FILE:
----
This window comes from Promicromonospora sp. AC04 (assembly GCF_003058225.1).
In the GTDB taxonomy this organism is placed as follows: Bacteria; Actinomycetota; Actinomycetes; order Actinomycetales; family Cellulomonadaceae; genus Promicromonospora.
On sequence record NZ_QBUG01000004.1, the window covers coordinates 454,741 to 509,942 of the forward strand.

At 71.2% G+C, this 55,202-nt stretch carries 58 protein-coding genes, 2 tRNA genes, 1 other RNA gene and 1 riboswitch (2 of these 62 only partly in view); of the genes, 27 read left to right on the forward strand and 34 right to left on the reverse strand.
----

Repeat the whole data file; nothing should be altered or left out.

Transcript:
This window comes from Promicromonospora sp. AC04 (assembly GCF_003058225.1).
In the GTDB taxonomy this organism is placed as follows: Bacteria; Actinomycetota; Actinomycetes; order Actinomycetales; family Cellulomonadaceae; genus Promicromonospora.
On sequence record NZ_QBUG01000004.1, the window covers coordinates 454,741 to 509,942 of the forward strand.

At 71.2% G+C, this 55,202-nt stretch carries 58 protein-coding genes, 2 tRNA genes, 1 other RNA gene and 1 riboswitch (2 of these 62 only partly in view); of the genes, 27 read left to right on the forward strand and 34 right to left on the reverse strand.